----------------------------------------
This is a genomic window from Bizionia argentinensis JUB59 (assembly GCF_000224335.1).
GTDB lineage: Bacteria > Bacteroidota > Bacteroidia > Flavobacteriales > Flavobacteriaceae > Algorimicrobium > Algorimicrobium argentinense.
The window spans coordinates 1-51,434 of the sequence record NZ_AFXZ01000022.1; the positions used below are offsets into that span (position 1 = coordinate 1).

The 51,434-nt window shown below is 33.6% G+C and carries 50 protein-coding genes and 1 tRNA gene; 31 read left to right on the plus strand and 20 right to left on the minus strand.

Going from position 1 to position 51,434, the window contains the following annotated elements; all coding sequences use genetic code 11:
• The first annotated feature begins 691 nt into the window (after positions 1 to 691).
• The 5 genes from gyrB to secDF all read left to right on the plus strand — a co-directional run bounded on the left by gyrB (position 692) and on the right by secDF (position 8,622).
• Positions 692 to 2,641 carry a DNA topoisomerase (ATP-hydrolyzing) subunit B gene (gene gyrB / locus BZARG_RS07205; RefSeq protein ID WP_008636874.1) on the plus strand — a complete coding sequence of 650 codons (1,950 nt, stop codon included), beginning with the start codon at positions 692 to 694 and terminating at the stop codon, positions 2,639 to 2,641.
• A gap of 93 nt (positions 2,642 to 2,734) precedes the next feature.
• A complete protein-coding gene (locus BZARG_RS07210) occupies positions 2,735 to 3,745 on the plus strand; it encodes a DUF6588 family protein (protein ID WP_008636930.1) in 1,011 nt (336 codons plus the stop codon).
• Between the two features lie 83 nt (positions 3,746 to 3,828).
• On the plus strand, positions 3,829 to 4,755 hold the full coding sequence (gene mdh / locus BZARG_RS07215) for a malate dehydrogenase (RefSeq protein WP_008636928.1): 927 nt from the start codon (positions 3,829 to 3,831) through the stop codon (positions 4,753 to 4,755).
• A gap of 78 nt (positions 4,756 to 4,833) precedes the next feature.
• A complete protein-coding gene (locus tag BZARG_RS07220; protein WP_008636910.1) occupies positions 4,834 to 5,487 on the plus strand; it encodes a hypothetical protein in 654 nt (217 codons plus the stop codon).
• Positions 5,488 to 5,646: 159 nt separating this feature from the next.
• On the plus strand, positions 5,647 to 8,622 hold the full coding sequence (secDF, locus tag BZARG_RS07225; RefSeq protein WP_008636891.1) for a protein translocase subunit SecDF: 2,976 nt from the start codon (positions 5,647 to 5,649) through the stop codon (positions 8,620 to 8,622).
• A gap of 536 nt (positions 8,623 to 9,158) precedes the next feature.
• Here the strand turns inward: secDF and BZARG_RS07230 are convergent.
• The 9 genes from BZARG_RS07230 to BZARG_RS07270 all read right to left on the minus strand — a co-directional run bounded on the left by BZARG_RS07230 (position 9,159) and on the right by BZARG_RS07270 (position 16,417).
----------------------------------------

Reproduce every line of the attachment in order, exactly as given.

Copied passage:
This is a genomic window from Bizionia argentinensis JUB59 (assembly GCF_000224335.1).
GTDB lineage: Bacteria > Bacteroidota > Bacteroidia > Flavobacteriales > Flavobacteriaceae > Algorimicrobium > Algorimicrobium argentinense.
The window spans coordinates 1-51,434 of the sequence record NZ_AFXZ01000022.1; the positions used below are offsets into that span (position 1 = coordinate 1).

The 51,434-nt window shown below is 33.6% G+C and carries 50 protein-coding genes and 1 tRNA gene; 31 read left to right on the plus strand and 20 right to left on the minus strand.

Going from position 1 to position 51,434, the window contains the following annotated elements; all coding sequences use genetic code 11:
• The first annotated feature begins 691 nt into the window (after positions 1 to 691).
• The 5 genes from gyrB to secDF all read left to right on the plus strand — a co-directional run bounded on the left by gyrB (position 692) and on the right by secDF (position 8,622).
• Positions 692 to 2,641 carry a DNA topoisomerase (ATP-hydrolyzing) subunit B gene (gene gyrB / locus BZARG_RS07205; RefSeq protein ID WP_008636874.1) on the plus strand — a complete coding sequence of 650 codons (1,950 nt, stop codon included), beginning with the start codon at positions 692 to 694 and terminating at the stop codon, positions 2,639 to 2,641.
• A gap of 93 nt (positions 2,642 to 2,734) precedes the next feature.
• A complete protein-coding gene (locus BZARG_RS07210) occupies positions 2,735 to 3,745 on the plus strand; it encodes a DUF6588 family protein (protein ID WP_008636930.1) in 1,011 nt (336 codons plus the stop codon).
• Between the two features lie 83 nt (positions 3,746 to 3,828).
• On the plus strand, positions 3,829 to 4,755 hold the full coding sequence (gene mdh / locus BZARG_RS07215) for a malate dehydrogenase (RefSeq protein WP_008636928.1): 927 nt from the start codon (positions 3,829 to 3,831) through the stop codon (positions 4,753 to 4,755).
• A gap of 78 nt (positions 4,756 to 4,833) precedes the next feature.
• A complete protein-coding gene (locus tag BZARG_RS07220; protein WP_008636910.1) occupies positions 4,834 to 5,487 on the plus strand; it encodes a hypothetical protein in 654 nt (217 codons plus the stop codon).
• Positions 5,488 to 5,646: 159 nt separating this feature from the next.
• On the plus strand, positions 5,647 to 8,622 hold the full coding sequence (secDF, locus tag BZARG_RS07225; RefSeq protein WP_008636891.1) for a protein translocase subunit SecDF: 2,976 nt from the start codon (positions 5,647 to 5,649) through the stop codon (positions 8,620 to 8,622).
• A gap of 536 nt (positions 8,623 to 9,158) precedes the next feature.
• Here the strand turns inward: secDF and BZARG_RS07230 are convergent.
• The 9 genes from BZARG_RS07230 to BZARG_RS07270 all read right to left on the minus strand — a co-directional run bounded on the left by BZARG_RS07230 (position 9,159) and on the right by BZARG_RS07270 (position 16,417).